“As a ‘university of design,’ Meyer stated, “The Bauhaus is not an artistic but a social phenomenon.” Indeed, Meyer had something new and interesting to say about building, which he saw as a social act. The built environment should be functionalist in terms of the occupants and the psychological needs and reactions of those who used the structure. Meyer, a dedicated and articulate Communist, put the needs of the society in the foreground and reduced the role of the architect’s ego as a creator. This was the Bauhaus dream…supposedly, to create an anonymous object for the modern world.

Under Meyer the Bauhaus actually began to find a way to bring modern designs produced by the school to the industrial market place and the school made a profit. Regardless of the capitalist profits of the Bauhaus, the presence of a Communist head of the school could not be supported in such a politically turbulent world. Meyer stepped down and Mies van der Rohe took his place as director in 1930. Under Mies, the school became very conventional. The priority was still that of architecture and a new emphasis was placed on interior design. Space, rather than structure, became the major focus. The Preliminary Course was eliminated and the Bauhaus became downright academic with written exams appearing for the first time.

These changes could be seen as an attempt to make the Bauhaus seem more conventional to satisfy the authorities. Originally, the Bauhaus had been dedicated to collective housing for workers and favored flat roofs, use modern building materials, steel, glass, stucco, with sheer walls painted white or gray or beige, trimmed in black. As the critics of the Weissenhof made clear, this styeless style was un-German. Pinned down by such regressive attitudes, Mies had no choice but to retreat to interior design. But the days of such a progressive school were numbered. In a last ditch attempt to save the school, Mies privatized the Bauhaus and moved it to Berlin in 1932 where it fought against its fate. But nothing could save the Bauhaus from a regime that hated all things “modern,” except, of course for weapons of war. In April 1933, the Nazis closed the Bauhaus.

Other Bauhaus posts on this website include: Bauhaus, The Founding, Bauhaus: Modern Design, Bauhaus: Internal Tensions, Bauhaus the End, and Bauhaus: the Fate of the Bauhaus

If you have found this material useful, please give credit to

Dr. Jeanne S. M. Willette and Art History Unstuffed. Thank you.

[email protected]

 

 

Bauhaus: Internal Tensions

Das Staatliche Bauhaus

Contradictions within the Bauhaus

In the most recent scholarly work on the Bauhaus, Bauhaus. Workshops for Modernity. 1919-1933, Museum of Modern Art, 2009, for the Museum of Modern Art, Barry Bergdoll wrote about the contradictions that existed within the Bauhaus. In my view, these contradictions were deeply and unavoidably embedded in the school’s heritage and its intentions. The cultural inheritance that the Bauhaus was working with came from an old way of thinking that may or may not have been capable of being modified for the modern world. Take the grid, for example. The grid became the basic ruling concept of the Bauhaus. Obviously, despite the impact of De Stijl, the grid is far older than the paintings of Piet Mondrian and had long been the underlying structure of any composition. But with the Bauhaus the grid comes to the foreground and determines the module that was mobilized for advertising and for furniture and for architecture. Gropius proposed the Baukasten as a cubic element that could be deployed for pre-fab architecture. However, the architect was a visionary but Germany itself was still in the process of standardizing systems of measurement and it would take years for modular units in building to become an international norm.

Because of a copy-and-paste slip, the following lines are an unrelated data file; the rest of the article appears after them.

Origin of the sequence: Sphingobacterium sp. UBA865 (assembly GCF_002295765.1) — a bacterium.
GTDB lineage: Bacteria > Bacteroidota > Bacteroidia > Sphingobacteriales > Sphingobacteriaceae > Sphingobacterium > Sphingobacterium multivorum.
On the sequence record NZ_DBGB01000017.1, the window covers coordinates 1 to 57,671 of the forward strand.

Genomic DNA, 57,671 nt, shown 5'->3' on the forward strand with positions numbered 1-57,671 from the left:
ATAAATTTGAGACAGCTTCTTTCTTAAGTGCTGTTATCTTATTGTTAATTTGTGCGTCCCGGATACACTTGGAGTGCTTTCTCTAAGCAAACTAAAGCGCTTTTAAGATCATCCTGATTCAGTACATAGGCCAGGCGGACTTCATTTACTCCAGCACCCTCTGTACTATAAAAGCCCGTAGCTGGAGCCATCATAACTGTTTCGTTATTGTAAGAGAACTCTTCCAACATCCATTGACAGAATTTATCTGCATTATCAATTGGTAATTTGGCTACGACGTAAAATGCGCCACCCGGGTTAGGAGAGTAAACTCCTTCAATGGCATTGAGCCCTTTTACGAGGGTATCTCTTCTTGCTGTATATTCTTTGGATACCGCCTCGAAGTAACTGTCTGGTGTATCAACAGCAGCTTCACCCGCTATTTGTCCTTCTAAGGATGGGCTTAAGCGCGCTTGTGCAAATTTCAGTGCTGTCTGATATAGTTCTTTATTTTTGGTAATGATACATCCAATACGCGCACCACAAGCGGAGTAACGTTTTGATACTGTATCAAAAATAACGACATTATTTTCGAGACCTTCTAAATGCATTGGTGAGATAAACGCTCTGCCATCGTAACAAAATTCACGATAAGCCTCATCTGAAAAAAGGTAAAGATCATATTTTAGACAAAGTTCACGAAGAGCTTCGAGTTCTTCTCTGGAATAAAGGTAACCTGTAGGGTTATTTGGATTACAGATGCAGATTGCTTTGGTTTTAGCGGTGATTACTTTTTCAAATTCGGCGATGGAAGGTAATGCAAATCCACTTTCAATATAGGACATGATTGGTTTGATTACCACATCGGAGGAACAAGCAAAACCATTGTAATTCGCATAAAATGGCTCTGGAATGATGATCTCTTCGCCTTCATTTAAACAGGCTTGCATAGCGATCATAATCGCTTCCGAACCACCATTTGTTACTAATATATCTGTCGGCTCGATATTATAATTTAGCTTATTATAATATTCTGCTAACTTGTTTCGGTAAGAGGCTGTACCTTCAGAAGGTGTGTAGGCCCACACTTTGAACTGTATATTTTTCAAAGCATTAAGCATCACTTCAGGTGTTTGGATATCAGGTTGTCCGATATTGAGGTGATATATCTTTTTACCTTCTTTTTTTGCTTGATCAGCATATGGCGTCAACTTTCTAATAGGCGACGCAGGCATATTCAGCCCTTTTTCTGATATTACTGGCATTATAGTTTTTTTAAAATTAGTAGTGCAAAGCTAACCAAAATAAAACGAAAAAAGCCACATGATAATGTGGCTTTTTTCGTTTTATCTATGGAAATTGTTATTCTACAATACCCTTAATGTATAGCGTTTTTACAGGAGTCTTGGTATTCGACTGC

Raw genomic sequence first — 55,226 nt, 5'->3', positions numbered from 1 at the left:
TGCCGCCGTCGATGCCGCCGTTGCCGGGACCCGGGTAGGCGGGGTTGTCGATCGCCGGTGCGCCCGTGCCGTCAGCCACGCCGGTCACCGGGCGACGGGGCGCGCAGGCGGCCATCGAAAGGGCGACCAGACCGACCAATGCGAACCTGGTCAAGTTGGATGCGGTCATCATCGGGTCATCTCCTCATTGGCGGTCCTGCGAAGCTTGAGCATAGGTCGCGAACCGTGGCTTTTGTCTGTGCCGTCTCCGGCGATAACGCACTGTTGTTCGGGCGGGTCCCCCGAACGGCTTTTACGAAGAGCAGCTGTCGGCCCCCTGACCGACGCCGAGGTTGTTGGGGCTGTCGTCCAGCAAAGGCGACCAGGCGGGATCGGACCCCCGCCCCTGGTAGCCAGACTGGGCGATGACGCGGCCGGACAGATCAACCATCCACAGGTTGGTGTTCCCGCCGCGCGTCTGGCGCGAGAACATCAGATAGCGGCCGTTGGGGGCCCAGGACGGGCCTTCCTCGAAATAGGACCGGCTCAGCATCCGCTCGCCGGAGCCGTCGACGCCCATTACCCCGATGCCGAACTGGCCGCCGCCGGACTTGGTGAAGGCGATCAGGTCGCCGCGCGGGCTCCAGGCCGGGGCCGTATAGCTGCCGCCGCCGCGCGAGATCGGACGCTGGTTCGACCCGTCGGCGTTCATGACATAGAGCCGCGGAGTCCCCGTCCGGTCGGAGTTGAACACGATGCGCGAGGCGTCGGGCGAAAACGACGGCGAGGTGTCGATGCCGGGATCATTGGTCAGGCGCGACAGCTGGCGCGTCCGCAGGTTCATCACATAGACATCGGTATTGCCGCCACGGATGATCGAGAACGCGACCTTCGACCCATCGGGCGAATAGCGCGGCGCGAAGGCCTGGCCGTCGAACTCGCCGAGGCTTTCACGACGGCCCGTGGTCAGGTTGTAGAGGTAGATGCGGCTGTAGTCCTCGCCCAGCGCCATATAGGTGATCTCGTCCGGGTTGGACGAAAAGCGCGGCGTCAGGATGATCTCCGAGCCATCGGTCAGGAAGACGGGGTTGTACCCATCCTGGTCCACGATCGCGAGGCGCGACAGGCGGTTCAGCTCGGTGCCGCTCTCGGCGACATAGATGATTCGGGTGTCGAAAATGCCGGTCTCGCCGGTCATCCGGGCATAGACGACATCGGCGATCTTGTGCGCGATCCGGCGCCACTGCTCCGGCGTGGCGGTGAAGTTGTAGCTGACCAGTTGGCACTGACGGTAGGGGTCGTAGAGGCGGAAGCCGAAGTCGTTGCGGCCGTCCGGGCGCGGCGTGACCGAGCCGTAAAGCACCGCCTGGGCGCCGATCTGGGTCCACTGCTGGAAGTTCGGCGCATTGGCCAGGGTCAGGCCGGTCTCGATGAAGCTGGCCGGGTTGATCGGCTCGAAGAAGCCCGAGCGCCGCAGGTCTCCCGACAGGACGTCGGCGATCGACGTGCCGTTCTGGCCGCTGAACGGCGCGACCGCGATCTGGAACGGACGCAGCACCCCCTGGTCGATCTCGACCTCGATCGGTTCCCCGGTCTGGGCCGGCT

Another case in point is the Bauhaus interest in redefining the “book,” a very old object that needed to be updated. For the Bauhaus, the urgency of this self-assigned task could not be clearer. The urban dweller of the twentieth century was inundated with visual images through film, illustrated magazines and newspapers, and advertising. One saw in a flash and read quickly in small graphic units. People were seeing and thinking in visuals as in no other time in history. The development of a “new vision” in typography and advertising was perhaps the most impactful contribution of the Bauhaus. László Moholy-Nagy took up the task of redesigning the format of books and the traditional gray page of blocks of print, breaking up the monotony of lines with graphic insertions.